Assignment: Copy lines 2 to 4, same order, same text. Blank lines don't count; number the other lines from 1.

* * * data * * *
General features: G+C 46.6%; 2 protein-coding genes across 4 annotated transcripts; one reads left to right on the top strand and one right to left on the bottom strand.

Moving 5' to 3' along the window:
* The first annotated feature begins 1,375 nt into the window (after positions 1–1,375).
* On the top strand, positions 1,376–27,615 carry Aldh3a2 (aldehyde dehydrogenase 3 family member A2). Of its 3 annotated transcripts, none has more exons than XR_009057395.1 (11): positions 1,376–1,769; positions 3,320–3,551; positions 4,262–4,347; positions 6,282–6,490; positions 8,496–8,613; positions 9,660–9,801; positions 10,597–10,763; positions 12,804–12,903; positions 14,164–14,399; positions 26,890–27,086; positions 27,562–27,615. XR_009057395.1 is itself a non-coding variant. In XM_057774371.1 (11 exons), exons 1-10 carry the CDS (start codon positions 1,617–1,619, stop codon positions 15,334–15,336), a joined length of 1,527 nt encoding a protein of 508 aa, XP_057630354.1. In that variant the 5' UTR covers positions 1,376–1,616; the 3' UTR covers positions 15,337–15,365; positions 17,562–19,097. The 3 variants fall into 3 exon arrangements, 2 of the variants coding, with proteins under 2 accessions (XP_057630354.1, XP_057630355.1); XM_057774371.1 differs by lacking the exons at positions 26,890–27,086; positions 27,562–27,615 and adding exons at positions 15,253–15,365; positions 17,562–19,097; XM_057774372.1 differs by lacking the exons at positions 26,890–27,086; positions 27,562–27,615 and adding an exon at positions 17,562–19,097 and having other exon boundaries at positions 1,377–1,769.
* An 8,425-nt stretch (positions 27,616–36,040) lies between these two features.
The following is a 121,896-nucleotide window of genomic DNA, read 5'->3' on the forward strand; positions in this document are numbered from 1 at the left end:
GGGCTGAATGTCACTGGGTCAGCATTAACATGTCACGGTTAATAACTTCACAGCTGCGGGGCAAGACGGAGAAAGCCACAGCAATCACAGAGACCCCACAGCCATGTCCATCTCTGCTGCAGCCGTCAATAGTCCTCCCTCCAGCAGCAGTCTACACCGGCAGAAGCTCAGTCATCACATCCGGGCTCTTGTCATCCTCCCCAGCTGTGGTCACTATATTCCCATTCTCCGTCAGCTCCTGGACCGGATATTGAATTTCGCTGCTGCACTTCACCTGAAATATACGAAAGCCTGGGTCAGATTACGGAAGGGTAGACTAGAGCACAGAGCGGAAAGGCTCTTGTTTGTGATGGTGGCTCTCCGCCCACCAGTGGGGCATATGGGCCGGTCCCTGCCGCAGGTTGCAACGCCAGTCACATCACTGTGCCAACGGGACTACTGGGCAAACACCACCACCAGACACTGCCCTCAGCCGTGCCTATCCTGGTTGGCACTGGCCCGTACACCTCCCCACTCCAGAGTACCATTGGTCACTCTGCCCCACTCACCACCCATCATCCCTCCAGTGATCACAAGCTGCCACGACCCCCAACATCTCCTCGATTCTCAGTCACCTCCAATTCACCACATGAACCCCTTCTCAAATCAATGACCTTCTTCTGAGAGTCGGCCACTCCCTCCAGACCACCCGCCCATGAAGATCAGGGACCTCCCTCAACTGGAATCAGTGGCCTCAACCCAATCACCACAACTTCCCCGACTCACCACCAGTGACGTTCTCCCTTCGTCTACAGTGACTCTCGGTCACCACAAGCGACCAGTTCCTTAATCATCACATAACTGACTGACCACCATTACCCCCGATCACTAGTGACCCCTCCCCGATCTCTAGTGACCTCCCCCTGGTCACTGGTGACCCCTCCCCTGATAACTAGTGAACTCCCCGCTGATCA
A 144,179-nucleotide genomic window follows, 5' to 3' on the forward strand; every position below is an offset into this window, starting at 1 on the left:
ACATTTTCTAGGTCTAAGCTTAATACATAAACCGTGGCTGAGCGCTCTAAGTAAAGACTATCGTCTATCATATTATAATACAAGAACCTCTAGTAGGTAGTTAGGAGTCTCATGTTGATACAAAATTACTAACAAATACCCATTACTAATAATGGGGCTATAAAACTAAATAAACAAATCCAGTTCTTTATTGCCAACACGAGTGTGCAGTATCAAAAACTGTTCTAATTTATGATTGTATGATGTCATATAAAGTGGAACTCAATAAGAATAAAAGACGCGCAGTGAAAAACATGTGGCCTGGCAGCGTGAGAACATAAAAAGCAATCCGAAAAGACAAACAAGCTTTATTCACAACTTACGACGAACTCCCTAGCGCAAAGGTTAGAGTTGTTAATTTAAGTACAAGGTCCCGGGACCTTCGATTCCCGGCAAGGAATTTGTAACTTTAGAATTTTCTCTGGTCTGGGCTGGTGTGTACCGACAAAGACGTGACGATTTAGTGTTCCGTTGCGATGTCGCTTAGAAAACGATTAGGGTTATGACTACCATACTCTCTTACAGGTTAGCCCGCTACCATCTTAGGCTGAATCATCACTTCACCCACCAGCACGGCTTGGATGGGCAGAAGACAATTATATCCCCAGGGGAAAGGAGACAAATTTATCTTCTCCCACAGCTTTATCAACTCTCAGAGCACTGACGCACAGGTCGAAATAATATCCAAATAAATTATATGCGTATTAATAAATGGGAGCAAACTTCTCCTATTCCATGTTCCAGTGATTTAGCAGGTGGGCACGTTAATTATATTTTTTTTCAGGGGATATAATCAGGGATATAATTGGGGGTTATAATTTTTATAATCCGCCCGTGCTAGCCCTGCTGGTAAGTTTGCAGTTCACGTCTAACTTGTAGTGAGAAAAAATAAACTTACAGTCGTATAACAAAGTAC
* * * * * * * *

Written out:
Moving 5' to 3' along the window:
* The first annotated feature begins 1,375 nt into the window (after positions 1–1,375).
* On the top strand, positions 1,376–27,615 carry Aldh3a2 (aldehyde dehydrogenase 3 family member A2). Of its 3 annotated transcripts, none has more exons than XR_009057395.1 (11): positions 1,376–1,769; positions 3,320–3,551; positions 4,262–4,347; positions 6,282–6,490; positions 8,496–8,613; positions 9,660–9,801; positions 10,597–10,763; positions 12,804–12,903; positions 14,164–14,399; positions 26,890–27,086; positions 27,562–27,615. XR_009057395.1 is itself a non-coding variant. In XM_057774371.1 (11 exons), exons 1-10 carry the CDS (start codon positions 1,617–1,619, stop codon positions 15,334–15,336), a joined length of 1,527 nt encoding a protein of 508 aa, XP_057630354.1. In that variant the 5' UTR covers positions 1,376–1,616; the 3' UTR covers positions 15,337–15,365; positions 17,562–19,097. The 3 variants fall into 3 exon arrangements, 2 of the variants coding, with proteins under 2 accessions (XP_057630354.1, XP_057630355.1); XM_057774371.1 differs by lacking the exons at positions 26,890–27,086; positions 27,562–27,615 and adding exons at positions 15,253–15,365; positions 17,562–19,097; XM_057774372.1 differs by lacking the exons at positions 26,890–27,086; positions 27,562–27,615 and adding an exon at positions 17,562–19,097 and having other exon boundaries at positions 1,377–1,769.